A joint report by Plymouth University and the UK Marine Biological Association has revealed that a third of fish collected off the coast of Plymouth, UK were found to contain traces of plastic. The study shows that plastic contamination of marine wildlife in British waters is a growing threat to local ecosystems.
The report titled titled “Occurrence of microplastics in the gastrointestinal tract of pelagic and demersal fish from the English Channel” was published in Marine Pollution Bulletin. It looked at the amount of plastic found in ten species of fish living in the English Channel. Of the 504 samples dissected, 36.5% were found to have ingested plastic. Not only is this a problem for those that eat the fish, such as humans, but the research team believe that the accumulation of plastic in fish could block the animals’ digestive systems and even cause fish to stop eating.
All of the fish samples were collected 10 kilometres southwest of Plymouth, at a depth of around 55 metres. In each sample, between one to 15 pieces of plastic, including synthetic polymers, were found in the fish’s gastrointestinal tract. Of the 351 items removed from the fish, the most commonly found plastic was rayon, a synthetic fibre used in clothing and sanitary products. Other plastics included polyester, polystyrene and acrylic.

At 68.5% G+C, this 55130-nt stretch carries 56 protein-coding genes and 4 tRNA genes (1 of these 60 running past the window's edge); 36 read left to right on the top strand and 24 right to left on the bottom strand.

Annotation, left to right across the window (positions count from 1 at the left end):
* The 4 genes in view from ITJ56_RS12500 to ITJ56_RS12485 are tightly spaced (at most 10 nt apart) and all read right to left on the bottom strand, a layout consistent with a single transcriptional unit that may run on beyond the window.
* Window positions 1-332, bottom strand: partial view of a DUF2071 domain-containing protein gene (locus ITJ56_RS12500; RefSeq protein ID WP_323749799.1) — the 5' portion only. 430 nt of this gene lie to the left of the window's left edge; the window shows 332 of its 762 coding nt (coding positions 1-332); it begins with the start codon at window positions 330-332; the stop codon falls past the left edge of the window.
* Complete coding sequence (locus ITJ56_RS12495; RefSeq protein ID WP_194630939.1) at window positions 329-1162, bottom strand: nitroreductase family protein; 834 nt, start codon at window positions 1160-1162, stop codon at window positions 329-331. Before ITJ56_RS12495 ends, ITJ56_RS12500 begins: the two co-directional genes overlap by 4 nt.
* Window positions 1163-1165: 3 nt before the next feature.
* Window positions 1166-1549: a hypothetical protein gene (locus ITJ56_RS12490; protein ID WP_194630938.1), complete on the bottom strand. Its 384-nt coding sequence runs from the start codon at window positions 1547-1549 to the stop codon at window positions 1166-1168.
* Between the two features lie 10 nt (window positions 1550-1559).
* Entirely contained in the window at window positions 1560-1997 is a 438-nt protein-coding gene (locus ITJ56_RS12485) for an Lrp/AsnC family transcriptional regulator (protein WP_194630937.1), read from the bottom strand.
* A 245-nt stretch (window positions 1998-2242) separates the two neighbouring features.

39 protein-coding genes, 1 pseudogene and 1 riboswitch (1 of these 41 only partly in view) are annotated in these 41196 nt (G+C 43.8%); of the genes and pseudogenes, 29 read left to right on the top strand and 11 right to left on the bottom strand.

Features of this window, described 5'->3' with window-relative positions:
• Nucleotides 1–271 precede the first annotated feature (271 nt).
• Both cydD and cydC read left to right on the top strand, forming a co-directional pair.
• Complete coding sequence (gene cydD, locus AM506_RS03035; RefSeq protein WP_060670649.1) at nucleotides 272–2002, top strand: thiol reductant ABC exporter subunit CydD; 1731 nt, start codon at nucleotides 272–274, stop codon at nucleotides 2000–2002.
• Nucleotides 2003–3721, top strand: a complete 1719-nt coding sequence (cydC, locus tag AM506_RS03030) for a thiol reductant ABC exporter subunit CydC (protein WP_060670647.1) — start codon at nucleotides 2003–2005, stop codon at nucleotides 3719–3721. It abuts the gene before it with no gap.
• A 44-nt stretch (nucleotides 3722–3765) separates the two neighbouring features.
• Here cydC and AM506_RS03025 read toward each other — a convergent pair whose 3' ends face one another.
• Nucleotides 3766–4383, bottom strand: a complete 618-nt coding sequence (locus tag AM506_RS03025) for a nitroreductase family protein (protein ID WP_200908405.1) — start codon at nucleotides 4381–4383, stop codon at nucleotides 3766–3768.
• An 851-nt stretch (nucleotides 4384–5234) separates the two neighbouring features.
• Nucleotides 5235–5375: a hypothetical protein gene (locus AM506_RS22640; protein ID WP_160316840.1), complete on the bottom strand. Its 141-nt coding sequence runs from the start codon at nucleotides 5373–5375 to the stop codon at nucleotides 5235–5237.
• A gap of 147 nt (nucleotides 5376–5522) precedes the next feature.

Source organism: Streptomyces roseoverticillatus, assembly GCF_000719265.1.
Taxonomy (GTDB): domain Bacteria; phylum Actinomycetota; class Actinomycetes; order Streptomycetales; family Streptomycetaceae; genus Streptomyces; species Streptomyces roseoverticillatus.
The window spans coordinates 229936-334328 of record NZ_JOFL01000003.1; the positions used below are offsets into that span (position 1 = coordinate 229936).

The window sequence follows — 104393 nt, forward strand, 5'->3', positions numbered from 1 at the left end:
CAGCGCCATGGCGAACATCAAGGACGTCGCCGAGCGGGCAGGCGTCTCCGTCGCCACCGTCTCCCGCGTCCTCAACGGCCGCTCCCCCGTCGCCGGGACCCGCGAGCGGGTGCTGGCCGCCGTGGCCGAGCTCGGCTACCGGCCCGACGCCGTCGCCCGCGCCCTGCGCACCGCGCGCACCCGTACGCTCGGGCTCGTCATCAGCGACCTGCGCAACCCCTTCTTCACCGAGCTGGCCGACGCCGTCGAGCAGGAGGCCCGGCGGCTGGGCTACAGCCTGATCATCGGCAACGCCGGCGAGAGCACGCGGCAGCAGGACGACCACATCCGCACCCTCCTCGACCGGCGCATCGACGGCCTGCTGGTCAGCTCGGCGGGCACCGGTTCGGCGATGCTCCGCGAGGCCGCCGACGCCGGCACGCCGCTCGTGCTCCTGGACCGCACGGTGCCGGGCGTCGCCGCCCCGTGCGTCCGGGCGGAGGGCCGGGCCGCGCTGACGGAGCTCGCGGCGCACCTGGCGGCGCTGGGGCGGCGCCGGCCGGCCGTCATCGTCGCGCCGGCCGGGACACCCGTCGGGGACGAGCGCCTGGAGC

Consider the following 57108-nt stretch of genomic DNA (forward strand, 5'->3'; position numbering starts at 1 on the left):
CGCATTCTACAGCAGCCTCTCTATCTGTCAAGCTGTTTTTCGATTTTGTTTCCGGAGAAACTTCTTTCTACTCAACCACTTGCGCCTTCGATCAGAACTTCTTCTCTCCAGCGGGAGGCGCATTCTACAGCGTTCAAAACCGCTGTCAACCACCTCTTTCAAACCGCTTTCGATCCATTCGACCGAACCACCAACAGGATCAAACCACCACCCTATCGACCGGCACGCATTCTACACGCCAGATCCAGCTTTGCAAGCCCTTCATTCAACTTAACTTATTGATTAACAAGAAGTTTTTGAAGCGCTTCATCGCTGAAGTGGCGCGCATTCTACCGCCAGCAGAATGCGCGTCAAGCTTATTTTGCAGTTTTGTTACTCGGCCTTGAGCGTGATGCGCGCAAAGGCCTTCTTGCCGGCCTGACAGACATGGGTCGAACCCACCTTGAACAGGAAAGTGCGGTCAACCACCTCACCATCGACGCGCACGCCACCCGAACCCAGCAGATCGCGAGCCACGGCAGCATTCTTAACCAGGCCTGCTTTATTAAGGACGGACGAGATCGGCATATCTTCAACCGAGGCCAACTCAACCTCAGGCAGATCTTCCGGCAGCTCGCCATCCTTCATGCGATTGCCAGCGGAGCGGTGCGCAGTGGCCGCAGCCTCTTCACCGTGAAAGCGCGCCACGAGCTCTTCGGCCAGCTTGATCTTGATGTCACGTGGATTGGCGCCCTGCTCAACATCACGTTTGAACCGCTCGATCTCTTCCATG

In a statement, Richard Thompson from Plymouth University said: “We have previously shown that on shorelines worldwide and on the sea bed and in the water column around the UK, these tiny fragments of plastic are widespread.”
“We don’t need to have plastic debris in the sea. These materials are inherently very recyclable, but regrettably they’ve been at the heart of our throw-away culture for the last few decades. We need to recognise the value of plastics at the end of their lives and need help from industry and manufacturers to widen the potential for every day products to be reusable and recyclable.”